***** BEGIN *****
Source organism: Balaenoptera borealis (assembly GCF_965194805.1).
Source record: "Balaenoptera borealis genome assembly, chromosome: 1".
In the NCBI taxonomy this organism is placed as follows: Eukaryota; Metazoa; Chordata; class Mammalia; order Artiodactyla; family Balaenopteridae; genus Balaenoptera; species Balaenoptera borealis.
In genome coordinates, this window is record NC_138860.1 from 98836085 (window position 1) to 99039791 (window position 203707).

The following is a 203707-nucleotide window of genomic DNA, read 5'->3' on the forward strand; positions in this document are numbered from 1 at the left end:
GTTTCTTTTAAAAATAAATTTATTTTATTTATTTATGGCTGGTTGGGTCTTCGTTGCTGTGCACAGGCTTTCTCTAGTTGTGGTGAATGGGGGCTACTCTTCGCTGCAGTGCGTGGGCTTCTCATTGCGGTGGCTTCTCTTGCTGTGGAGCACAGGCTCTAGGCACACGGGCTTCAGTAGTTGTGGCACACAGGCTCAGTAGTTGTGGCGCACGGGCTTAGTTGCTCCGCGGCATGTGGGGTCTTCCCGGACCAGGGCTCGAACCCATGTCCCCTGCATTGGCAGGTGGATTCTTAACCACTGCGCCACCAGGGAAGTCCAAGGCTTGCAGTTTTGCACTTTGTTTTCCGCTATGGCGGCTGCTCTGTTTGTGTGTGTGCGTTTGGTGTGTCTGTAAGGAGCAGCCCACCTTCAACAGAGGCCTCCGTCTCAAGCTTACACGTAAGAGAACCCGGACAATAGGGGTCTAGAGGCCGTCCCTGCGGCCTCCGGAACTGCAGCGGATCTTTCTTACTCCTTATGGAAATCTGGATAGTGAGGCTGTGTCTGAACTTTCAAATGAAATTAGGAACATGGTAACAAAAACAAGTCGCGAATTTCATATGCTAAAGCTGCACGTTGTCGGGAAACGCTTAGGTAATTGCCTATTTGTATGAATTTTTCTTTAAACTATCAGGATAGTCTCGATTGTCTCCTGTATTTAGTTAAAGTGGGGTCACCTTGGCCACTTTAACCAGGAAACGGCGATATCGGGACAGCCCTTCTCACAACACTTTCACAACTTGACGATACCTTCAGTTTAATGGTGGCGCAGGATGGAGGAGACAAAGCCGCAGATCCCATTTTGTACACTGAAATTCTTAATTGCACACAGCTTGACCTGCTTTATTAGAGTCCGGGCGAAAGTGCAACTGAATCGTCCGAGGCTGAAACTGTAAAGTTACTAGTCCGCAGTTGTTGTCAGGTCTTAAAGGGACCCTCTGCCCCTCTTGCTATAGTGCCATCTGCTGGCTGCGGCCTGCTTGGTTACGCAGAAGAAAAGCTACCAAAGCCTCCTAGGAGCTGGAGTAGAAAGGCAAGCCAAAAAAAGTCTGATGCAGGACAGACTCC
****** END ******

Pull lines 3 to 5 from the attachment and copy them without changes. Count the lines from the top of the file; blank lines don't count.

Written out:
In the NCBI taxonomy this organism is placed as follows: Eukaryota; Metazoa; Chordata; class Mammalia; order Artiodactyla; family Balaenopteridae; genus Balaenoptera; species Balaenoptera borealis.
In genome coordinates, this window is record NC_138860.1 from 98836085 (window position 1) to 99039791 (window position 203707).

The following is a 203707-nucleotide window of genomic DNA, read 5'->3' on the forward strand; positions in this document are numbered from 1 at the left end: